Geopolitics and Saudi Arabia’s cash flow

A map showing the challenging geopolitical situation of the Persian Gulf’s most powerful state
Saudi Arabia finds itself strategically encircled by Iranian influence in Yemen to the south, Iraq and Syria to the north and Iran to its east (source: macpixxel for GIS)
  • Saudi Arabia finds itself strategically and geographically encircled by Iranian influence
  • The Gulf states have accumulated crushing budgetary deficits due to low crude oil prices and continued high spending
  • No longer able to use their checkbooks to buy international influence and security, the Gulf kingdoms face an uncertain future

Oil-producing Gulf states have accumulated large and persistent budget deficits over the past several years. This economic trend is having a growing geopolitical impact on the Middle East and North Africa, making the region more volatile.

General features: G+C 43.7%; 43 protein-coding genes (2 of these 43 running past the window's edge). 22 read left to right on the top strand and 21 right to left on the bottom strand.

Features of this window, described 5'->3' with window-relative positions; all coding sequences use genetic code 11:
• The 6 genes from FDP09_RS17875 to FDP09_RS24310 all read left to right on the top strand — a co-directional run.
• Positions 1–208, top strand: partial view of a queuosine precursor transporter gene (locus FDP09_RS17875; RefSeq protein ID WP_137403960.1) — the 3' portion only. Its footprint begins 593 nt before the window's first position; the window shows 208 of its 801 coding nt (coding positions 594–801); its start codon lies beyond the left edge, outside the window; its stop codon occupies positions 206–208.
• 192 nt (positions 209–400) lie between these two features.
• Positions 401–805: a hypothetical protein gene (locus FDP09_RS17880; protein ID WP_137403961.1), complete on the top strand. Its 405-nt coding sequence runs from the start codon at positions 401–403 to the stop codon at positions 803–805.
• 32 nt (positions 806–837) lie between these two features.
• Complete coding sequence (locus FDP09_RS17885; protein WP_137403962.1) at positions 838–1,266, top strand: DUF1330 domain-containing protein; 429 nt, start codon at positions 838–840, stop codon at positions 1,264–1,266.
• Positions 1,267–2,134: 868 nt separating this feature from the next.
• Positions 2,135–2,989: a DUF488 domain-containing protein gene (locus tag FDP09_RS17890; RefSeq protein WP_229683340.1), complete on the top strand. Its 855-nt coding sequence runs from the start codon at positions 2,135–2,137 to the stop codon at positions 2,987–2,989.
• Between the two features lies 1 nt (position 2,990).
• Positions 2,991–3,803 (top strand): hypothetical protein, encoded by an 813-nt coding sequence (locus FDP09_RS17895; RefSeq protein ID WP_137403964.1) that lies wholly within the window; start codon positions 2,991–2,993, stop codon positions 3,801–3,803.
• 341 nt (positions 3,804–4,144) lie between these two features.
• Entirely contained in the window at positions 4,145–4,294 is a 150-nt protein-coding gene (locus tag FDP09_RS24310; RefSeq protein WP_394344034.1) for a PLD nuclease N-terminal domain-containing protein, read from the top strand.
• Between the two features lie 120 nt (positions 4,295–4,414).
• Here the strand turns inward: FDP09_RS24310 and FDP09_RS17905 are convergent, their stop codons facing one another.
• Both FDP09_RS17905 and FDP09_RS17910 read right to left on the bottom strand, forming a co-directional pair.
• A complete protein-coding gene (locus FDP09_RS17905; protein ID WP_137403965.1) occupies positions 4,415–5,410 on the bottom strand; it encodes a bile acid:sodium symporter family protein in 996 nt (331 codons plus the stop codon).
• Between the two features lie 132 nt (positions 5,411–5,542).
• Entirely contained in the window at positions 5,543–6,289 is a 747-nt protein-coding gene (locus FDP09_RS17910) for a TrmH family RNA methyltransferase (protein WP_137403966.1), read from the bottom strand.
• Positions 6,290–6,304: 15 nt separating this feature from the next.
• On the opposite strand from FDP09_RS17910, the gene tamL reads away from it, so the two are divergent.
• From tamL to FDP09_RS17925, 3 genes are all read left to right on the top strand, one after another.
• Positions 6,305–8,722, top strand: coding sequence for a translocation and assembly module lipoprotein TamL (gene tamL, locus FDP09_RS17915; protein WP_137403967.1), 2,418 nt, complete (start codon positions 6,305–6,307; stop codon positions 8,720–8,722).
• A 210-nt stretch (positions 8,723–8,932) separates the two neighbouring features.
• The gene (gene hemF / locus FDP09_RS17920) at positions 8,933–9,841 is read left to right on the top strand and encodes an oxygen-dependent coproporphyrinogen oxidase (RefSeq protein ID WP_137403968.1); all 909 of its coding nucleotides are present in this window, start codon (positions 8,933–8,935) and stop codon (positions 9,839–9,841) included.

The deficits have been caused by a global decline in crude oil prices that has kept them consistently below the levels needed by the Gulf states for their budgets to break even. Over time, the red ink added up and severely constrained these states’ ability to pay for external geopolitical benefits and influence. Their clout in places like Lebanon, Yemen and, to a degree, Syria has already diminished.

Simultaneously, the deficits have led to depletion of the Gulf states’ cash reserves, in some cases forcing them to liquidate some of their international investments. Outside the Middle East, investments made by sovereign wealth funds enabled the Gulf states to expand their political footprint – particularly in Europe – disproportionately to their size.

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